In our next article in our essay series, Abby Sun writes about the work of Priya Sen, focusing on the many short works that led into her first feature, Yeh Freedom Life.
Yeh Freedom Life, Priya Sen’s captivating first feature-length film, is a debut whose emotive urges and formal control are buttressed by dozens of short videos, site-specific installations, and ephemeral exchanges between Sen and her subjects/collaborators within contested sites. Her work appears to satisfy the observational urge of traditional ethnography while also questioning lexical modes of understanding, in unexpected spaces.
After finishing her MFA at Temple University (Philadelphia, US), Sen returned to Delhi. She received funding from India’s public broadcaster, Prasar Bharati, to make a documentary on “alternative sexualities” for TV. The result, About Elsewhere (2007), captures with an insider’s intimacy the formation of queer identity and community a decade before the repeal of Section 377 of the Indian Penal Code, the legal prohibition against same-sex conduct leftover from British colonial rule. The film’s fragmentary structure, perceived irreverence, and manipulation of text retain a vital energy today. Unfortunately, though not unexpectedly, Sen was blacklisted from receiving further public broadcast funds.
Sen’s subsequent video works showcase her nimble artistic practice. For instance, And as an extra added feature, you spin on the planets’ carousel for free (2013) is a two-channel video installation documenting the spectacle of the circus. But the projection is surrounded by multiple wireless signals of field recordings from the circus and nearby spaces, interviews, and other related references and miscellanea, disturbing a traditional speaker setup. In contrast, I Am Not Out To Create Atmospheres (2010) is a contemplatively paced bit of salvage ethnography that records the nighttime demolition of Delhi’s slums in preparation for the 2010 Commonwealth Games.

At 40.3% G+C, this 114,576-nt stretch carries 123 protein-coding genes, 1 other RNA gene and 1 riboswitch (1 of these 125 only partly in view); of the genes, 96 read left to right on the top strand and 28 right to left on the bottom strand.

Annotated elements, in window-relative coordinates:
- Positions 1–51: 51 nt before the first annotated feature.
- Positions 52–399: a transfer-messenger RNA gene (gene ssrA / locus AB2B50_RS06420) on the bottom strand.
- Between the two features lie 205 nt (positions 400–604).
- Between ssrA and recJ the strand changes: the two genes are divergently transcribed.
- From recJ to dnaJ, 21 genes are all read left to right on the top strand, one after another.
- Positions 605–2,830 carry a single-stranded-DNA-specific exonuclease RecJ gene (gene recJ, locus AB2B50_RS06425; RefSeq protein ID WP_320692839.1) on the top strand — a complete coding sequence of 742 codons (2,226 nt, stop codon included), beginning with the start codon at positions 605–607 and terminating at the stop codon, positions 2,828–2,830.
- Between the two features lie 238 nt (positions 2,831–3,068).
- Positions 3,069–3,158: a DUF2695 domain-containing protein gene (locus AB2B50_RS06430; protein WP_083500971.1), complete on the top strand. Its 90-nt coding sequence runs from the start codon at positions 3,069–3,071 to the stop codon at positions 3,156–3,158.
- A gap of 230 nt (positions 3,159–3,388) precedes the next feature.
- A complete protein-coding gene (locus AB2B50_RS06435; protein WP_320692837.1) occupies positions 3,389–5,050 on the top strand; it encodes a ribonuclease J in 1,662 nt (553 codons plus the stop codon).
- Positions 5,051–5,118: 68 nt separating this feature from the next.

What happened to the displaced is one of the focuses of Noon Day Dispensary (2014), a 30 minute single shot film in the government-run stopgap of a medical dispensary in Savda-Ghevra, a resettlement colony on the periphery of Delhi without basic services like hospitals. Part of a series of spontaneously filmed videos, the film’s cold open starts with a patient loudly accusing the lone doctor of discrimination and negligence. The duration marks Sen’s refusal to stop looking through filming the thorny situation and also reveals the myth of the invisible camera in cinéma vérité. Instead, the camera provocatively acts as an uneasy witness for all, with both the accuser and the accused claiming it for their truth.
By following two subjects over a year of their lives, Yeh Freedom Life is more narrative than Sen’s previous work, though it hinges on many similar themes. But the film starts without either Sachi or Parveen, and while its interstitial scenes feature heterosexual marriage ceremonies and festivals as well as snippets of the music and TV that surround its characters, these moments are often destabilizing and lack much of the authoritarian contextualization that typifies urban ethnographies. Similarly, in post-screening Q&As, Sen is quick to say that she doesn’t know the answer to a question, especially if it is a question about something her film is doing or supposed to do, and then often poses the same question back to the audience. This resistance to dominant forms and systems has thankfully generated incredible warmth and delight in Yeh Freedom Life despite—and or maybe because of—the uncertainty of a life fully open to love.
Abby Sun is a freelance programmer and critic.
Priya Sen’s Yeh Freedom Life screens on Saturday 7th September at Regent Street Cinema.